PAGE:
MICHELE NORRIS, host:
Now a decision that could affect tens of thousands of people. The U.S. Supreme Court ruled today that legal immigrants must be told by their lawyers that pleading guilty to a crime could lead to their deportation.
NPR legal affairs correspondent Nina Totenberg reports.
NINA TOTENBERG: Jose Padilla, a native of Honduras and a decorated Vietnam War veteran, has lived in the United States legally for 40 years. A truck driver, he was stopped at a weigh station in Kentucky, and gave a law enforcement officers permission to search his truck. Stowed among his registered cargo were 23 Styrofoam boxes containing a half-ton of marijuana. He refused to plead guilty until the eve of trial, when his lawyer assured him that his guilty plea and a five-year prison sentence would not affect his immigration status. The lawyer was wrong.
The guilty plea triggered a mandatory deportation, and Padilla, upon learning that, tried to withdraw the plea, contending he'd been denied effective assistance of counsel. The Kentucky Supreme Court ruled against him, concluding that the constitutional right to counsel does not extend to matters that fall outside the criminal case at hand. Today, the U.S. Supreme Court disagreed, by a 7-2 vote.
Writing for the court majority, Justice John Paul Stevens noted that because Congress over the last two decades has made deportation mandatory for a wide variety of crimes, the stakes have been dramatically raised for noncitizens pleading guilty. Although staying in the United States may be more important than any potential jail sentence, he said, defendants are often not advised that a guilty plea may result in their deportation. In a case like this, said Stevens, where a simple reading of the statute would've told the lawyer her client would face near certain deportation, failing to provide that information denies the defendant the effective assistance of counsel. It is our responsibility, said the court, to ensure that no criminal defendant is left to the mercies of incompetent counsel, and we now hold that counsel must inform her client whether a plea carries the risk of deportation.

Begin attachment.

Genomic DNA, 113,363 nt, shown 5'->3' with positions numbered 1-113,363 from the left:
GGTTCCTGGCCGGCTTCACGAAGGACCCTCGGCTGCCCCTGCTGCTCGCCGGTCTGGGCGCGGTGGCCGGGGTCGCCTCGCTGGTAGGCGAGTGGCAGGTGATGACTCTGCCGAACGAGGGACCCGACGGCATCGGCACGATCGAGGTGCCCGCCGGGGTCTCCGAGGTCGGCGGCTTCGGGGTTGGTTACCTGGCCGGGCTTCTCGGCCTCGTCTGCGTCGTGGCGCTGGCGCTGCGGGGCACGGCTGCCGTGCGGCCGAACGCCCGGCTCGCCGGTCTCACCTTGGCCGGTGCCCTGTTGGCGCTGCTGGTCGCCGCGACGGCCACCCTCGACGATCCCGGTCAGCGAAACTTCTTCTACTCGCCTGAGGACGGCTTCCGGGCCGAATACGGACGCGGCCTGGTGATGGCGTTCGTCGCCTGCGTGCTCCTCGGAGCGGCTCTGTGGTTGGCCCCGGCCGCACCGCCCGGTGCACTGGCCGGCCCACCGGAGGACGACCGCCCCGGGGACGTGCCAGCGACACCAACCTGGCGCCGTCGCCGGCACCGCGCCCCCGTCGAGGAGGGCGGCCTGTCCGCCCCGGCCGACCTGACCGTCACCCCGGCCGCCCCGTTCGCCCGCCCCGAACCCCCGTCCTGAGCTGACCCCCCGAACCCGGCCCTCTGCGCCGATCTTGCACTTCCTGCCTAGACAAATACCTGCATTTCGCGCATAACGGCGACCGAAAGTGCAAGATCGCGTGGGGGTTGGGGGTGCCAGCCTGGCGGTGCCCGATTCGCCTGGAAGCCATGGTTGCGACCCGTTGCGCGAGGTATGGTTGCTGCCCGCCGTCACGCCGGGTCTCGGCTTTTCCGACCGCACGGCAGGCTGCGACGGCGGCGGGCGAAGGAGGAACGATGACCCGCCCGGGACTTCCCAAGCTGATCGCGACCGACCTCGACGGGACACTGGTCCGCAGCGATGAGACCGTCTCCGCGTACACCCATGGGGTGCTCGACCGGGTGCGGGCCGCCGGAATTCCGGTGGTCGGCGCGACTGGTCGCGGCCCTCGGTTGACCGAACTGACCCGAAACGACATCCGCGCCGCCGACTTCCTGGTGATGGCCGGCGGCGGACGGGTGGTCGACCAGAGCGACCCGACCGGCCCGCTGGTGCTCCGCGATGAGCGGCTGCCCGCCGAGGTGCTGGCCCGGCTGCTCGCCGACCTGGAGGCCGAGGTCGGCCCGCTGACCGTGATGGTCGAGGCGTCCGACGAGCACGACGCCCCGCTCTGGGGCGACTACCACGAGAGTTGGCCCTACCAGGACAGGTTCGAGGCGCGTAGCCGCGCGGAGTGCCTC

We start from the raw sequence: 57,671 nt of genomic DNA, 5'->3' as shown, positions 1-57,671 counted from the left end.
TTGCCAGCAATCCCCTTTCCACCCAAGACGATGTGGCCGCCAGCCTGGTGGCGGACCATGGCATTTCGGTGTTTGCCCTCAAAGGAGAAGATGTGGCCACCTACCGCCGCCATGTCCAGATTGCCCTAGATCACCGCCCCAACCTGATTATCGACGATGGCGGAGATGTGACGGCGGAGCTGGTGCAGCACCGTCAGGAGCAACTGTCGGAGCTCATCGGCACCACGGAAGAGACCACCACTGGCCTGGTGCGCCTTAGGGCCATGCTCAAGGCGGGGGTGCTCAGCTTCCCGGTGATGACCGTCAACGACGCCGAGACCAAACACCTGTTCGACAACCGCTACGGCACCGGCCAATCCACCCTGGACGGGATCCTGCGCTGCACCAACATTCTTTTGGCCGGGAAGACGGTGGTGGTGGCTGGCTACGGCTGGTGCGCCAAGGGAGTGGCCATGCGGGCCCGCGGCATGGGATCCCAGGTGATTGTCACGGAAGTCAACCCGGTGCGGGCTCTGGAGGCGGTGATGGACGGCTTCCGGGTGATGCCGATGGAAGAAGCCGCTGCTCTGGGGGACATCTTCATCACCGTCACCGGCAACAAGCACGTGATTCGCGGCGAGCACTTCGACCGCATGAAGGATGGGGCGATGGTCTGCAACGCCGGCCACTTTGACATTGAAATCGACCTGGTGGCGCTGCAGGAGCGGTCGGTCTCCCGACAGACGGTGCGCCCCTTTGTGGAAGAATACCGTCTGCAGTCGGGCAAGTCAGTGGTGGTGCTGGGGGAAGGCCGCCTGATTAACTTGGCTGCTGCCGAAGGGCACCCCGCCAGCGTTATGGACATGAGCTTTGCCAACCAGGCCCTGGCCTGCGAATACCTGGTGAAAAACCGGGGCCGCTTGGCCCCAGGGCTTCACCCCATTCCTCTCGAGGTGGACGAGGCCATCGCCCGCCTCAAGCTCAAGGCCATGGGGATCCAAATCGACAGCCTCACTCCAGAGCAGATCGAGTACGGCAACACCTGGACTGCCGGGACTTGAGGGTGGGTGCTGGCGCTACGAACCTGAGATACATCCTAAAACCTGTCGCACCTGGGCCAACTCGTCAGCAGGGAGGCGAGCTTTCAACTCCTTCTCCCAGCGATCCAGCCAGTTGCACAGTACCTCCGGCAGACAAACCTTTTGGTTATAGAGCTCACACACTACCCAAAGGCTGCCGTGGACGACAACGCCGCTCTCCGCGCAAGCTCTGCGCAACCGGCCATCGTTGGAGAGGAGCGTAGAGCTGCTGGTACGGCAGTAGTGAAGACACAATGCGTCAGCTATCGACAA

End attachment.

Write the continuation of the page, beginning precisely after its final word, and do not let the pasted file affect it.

Immigrant-rights advocates say today's ruling could potentially affect tens of thousands. Benita Jain is co-director of the Immigrant Rights Project based in New York.
Ms. BENITA JAIN (Co-Director, Immigrant Rights Project): I think historic is not an understatement.
Mr. STEPHEN KINNAIRD (Attorney): This is really a watershed decision in the immigration rights area.
TOTENBERG: Stephen Kinnaird represented Padilla in the Supreme Court. He notes that with nearly 13 million immigrants living legally in the United States, some of whom came here as toddlers, it's axiomatic that tens of thousands of them will have some sort of run-in with the law each year. And just like citizens who face similar charges, most agree to plead guilty in exchange for a lighter sentence, even no jail time.
Mr. KINNAIRD: And then it would turn out that crime, you know, it might be theft or something like that, would result in their automatic deportation, and they're shocked by it because they had no idea.
TOTENBERG: The examples of such cases are legion, from the woman who stole a bottle of medicine for her sick child, to the Georgia business owner with no criminal record, pulled over by police one night and charged with a drug violation after a dollar bill found in his pocket was found to have trace amounts of cocaine. His guilty plea in exchange for no jail time and a promise to expunge his record didn't protect him from deportation proceedings. Immigrant-rights advocates say that the more minor the crime and the lighter the sentence, the greater the shock at the near-certain deportation that may follow.
Now the Supreme Court has declared that lawyers have a duty to advise their clients that a guilty plea, even with no jail time, can result in deportation.
Nina Totenberg, NPR News, Washington.
NPR transcripts are created on a rush deadline by Verb8tm, Inc., an NPR contractor, and produced using a proprietary transcription process developed with NPR. This text may not be in its final form and may be updated or revised in the future. Accuracy and availability may vary. The authoritative record of NPR’s programming is the audio record.